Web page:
Disruption is a business innovation strategy, applied liberally to tech startups whose innovations are shaking their markets up in an alarmingly effective way.
But disruptive business is not just a digital tech phenomenon. Nor is it that new. Entrepreneurs have been hatching disruptive business strategies for years, and in some of the unlikeliest places.
Virgin Galactic and cosmic disruption
Richard Branson advocates disruption as the business model of choice for all entrepreneurs. And although more philanthropic crusader than serial entrepreneur these days, his ambitions for Virgin Galactic are as audacious and potentially disruptive as ever.
He said: “While NASA have done, and continue to do, incredible things, governments are not experts at running businesses.
To go into commercial space travel as a private company could change the face of travel for generations to come.”
Not only will the venture send thousands of people into space at a fraction of what it costs governments to go to space, it will also put satellites into orbit more efficiently, bringing down the costs of telephone and internet access, and disrupting another industry for good in the process.
“I’m looking forward to being able to fly people, through point-to-point travel, around the world in a quicker, environmentally-friendly way. That is as disruptive as it gets,” says Branson.
Zappos’ shipping strategy
Surprisingly, neither creating a business community in Las Vegas, the least community-focused city on Earth, nor implementing Holocracy in the workplace rank as the most disruptive business ideas of Zappos chief Tony Hsieh. For him, he says, it was becoming the first e-commerce company to offer free shipping both ways in order to help alleviate customers’ concerns if the shoes they ordered didn’t fit.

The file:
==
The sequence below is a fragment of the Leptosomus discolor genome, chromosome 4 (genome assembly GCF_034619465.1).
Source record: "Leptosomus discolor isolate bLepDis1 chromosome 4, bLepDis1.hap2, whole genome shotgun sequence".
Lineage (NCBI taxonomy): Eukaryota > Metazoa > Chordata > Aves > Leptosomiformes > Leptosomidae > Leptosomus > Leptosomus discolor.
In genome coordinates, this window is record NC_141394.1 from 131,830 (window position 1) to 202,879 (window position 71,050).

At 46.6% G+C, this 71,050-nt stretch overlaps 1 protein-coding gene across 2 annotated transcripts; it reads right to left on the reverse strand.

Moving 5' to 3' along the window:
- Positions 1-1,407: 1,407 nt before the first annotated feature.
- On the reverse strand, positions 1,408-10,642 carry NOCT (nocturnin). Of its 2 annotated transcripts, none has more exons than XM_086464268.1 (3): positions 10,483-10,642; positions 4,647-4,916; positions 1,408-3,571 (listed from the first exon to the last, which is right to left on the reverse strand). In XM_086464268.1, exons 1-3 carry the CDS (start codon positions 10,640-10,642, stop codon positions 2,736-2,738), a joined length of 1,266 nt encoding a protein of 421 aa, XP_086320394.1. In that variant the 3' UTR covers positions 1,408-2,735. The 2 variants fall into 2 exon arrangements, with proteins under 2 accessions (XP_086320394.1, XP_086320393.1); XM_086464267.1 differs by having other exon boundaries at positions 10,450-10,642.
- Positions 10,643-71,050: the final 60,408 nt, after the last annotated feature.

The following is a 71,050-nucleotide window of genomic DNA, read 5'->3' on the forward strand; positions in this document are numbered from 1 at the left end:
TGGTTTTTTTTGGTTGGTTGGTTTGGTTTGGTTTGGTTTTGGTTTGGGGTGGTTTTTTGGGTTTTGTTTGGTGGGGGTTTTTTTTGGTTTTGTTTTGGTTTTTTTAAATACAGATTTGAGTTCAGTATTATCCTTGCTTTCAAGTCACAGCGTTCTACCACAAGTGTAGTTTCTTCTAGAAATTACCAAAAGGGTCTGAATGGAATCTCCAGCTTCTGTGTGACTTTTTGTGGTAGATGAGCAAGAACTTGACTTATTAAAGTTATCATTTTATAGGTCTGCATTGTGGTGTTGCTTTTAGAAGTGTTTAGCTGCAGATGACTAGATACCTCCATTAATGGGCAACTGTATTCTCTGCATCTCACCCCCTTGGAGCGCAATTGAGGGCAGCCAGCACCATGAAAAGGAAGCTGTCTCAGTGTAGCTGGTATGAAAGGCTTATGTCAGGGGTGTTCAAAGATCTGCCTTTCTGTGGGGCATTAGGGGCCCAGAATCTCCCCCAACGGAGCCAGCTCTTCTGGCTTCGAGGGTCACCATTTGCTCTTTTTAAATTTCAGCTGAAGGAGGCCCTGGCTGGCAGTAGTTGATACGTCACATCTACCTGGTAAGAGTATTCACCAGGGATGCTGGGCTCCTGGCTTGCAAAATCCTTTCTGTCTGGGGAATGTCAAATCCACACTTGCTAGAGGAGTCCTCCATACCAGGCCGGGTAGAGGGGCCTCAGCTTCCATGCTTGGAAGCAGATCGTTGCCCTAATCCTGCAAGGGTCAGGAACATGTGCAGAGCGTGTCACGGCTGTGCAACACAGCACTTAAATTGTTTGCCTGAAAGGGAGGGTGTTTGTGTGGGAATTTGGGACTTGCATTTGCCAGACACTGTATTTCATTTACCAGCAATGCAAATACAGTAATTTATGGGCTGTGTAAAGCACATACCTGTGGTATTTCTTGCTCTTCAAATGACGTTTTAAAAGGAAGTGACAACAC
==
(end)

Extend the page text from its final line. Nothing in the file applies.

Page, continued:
Going Dutch: Shapeways shares power with the people
Disruption with democracy in mind underpinned the strategy behind Shapeways, currently a global leader in the 3D printing marketplace, headquartered in The Netherlands. In 2007 founders Marleen Vogelaar and Peter Weijmarshausen took the best of mass manufacturing and handmade to help people circumvent the major investments in upfront capital they needed to create the products they want rather than buy what was available on the shelf.
“While it is really disruptive, it’s not necessarily a bad thing, as we expect 3D printing to supplement traditional manufacturing and create new businesses, new jobs, and new wealth,” says Weijmarshausen.
Taking a bite of the British dentistry business
The UK’s private dentistry market, a model of service consistency, tradition and clinical excellence has also come in for a shakeup, or at least the way in which it is promoted. Five years ago, dentistry advertising in the UK comprised a modest quarter page in the Yellow Pages, a one page website, and if the clinician was feeling particularly edgy, a sign outside their dental practice.
The idea of dentists doing anything even remotely disruptive was unheard of. When Dr David Hickey bought his practice, Southport Road Dental, in 2010 it was with the aim of attracting the niche sector of nervous patients by advertising and promoting the concept of ‘pain-free dentistry’.